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New coach, same result as Flyers lose ninth straight, 7-5, to Avalanche

After firing Alain Vigneault earlier in the day, the Flyers lost to the high-powered Avs in Mike Yeo's first game in charge.

Flyers goaltender Martin Jones stops the puck against Colorado Avalanche center Nathan MacKinnon during the second period.
Flyers goaltender Martin Jones stops the puck against Colorado Avalanche center Nathan MacKinnon during the second period.Read moreYONG KIM / Staff Photographer

More than 15 minutes into the first period Monday with the Avalanche up 3-1, defenseman Cale Makar embarrassed the Flyers’ penalty kill.

Makar carried the puck from behind his own net, through the neutral zone, and past defenseman Ivan Provorov and Justin Braun at the blue line to score bar-down on goalie Martin Jones.

That very moment, the second of back-to-back Avalanche power-play goals, could’ve been enough for the Flyers to give up entirely. After all, they did exactly that the night before when they were embarrassed, 7-1, by the Tampa Bay Lightning, which ultimately led to former head coach Alain Vigneault’s firing.

» READ MORE: Mike Sielski: Flyers' problems run much deeper than Alan Vigneault

But even though the Flyers would lose, 7-5, to the Avalanche, Makar’s goal sparked a push from the Orange and Black. Winger Oskar Lindblom scored his first goal of the season less than a minute after Makar’s tally and captain Claude Giroux earned his second of the night less than two minutes after Lindblom’s.

For the first time since their 5-3 victory over the Edmonton Oilers on Oct. 26, the Flyers registered more than three goals in a game. However, going into their matchup against the Flyers, the Avalanche led the NHL in goals per game (4.00) and performed well above average on Monday night.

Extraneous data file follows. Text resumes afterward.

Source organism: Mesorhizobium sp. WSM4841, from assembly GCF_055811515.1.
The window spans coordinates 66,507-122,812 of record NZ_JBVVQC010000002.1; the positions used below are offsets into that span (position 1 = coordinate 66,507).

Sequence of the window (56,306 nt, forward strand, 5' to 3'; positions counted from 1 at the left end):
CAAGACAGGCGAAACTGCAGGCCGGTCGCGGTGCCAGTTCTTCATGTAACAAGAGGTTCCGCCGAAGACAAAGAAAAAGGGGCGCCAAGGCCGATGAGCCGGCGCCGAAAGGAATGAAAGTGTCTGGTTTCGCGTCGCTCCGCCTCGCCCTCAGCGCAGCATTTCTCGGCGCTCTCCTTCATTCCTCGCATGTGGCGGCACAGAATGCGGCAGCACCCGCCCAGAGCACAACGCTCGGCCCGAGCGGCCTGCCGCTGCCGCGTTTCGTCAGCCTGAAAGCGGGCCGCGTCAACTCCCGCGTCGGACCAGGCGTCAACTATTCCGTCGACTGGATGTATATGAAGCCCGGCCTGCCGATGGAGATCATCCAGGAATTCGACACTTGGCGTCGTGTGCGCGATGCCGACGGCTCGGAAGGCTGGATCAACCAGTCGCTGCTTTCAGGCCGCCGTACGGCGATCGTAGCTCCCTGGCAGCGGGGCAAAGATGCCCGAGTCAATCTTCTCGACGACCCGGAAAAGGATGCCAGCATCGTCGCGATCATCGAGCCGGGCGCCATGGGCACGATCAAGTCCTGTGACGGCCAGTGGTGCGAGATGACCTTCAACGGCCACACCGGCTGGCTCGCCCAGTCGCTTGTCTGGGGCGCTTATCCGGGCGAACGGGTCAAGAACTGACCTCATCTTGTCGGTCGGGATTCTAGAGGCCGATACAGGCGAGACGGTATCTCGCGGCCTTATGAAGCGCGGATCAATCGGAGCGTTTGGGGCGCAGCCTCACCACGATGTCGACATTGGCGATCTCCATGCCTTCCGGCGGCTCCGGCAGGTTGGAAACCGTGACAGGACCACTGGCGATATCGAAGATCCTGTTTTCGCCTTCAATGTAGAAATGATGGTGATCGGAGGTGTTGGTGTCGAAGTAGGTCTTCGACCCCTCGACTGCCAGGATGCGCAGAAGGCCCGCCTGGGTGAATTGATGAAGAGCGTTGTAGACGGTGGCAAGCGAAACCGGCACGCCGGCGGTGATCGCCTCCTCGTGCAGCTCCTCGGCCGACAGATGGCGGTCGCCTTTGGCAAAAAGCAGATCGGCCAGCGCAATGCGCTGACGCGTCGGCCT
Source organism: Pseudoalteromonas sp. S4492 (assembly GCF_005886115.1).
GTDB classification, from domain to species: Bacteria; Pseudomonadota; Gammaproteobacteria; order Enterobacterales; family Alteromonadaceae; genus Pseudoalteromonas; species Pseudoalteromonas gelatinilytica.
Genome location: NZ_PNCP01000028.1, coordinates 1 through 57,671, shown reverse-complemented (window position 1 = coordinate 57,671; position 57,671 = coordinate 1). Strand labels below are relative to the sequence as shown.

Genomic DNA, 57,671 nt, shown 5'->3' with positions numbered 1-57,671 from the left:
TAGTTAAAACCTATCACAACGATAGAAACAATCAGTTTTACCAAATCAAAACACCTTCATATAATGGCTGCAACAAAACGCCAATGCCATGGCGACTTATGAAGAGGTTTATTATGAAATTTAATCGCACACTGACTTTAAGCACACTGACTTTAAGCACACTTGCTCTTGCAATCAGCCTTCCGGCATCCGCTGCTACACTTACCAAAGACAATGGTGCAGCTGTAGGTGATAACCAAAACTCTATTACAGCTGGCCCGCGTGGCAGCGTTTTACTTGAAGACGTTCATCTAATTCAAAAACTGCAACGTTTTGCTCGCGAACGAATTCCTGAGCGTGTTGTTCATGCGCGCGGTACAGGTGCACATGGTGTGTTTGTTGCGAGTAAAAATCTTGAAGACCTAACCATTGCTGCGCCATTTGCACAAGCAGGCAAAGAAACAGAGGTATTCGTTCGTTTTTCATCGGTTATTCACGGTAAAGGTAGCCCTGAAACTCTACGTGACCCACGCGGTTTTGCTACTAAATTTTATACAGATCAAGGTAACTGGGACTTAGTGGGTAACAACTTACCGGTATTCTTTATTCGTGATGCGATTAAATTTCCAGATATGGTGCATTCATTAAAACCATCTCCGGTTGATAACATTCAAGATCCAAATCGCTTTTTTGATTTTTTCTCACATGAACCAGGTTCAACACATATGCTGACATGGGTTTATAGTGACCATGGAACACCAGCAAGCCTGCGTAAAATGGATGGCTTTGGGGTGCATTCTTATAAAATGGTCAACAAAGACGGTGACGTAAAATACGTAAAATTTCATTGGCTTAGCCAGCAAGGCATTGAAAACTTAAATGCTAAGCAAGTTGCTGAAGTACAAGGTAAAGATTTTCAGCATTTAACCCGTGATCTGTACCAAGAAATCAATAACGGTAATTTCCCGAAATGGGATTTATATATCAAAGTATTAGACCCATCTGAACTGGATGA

With interim head coach Mike Yeo at the helm for his first game following Vigneault’s ousting, the Flyers’ winless skid extended to nine games.

“After the game, basically my message to the players is this is a period where we have to go to work and go to school,” Yeo said. “There was a lot of examples of the things that we want to do and the way we want to play. And we can show how that leads to success.”

Giroux gets going

Three days before the Flyers would go on to fire Vigneault, Giroux acknowledged that the team’s inability to score on the power play started with him. Throughout the 18 games leading up to their tilt against the Avalanche, the Flyers had capitalized on only 5 of 56 power plays (8.9%). With the weight of Vigneault’s firing on his shoulders, Giroux scored two goals Monday.

One of those goals came on the Flyers’ second power play of the first period. Defenseman Keith Yandle had a good keep-in on a high pass from Giroux at the blue line and passed the puck to winger Travis Konecny. He closed in and sent a cross-ice pass to Giroux, whose one-timer found the back of the net to put the Flyers, previously down 4-2, within one. With his goal, Giroux tied Bobby Clarke for most power-play points in franchise history (333).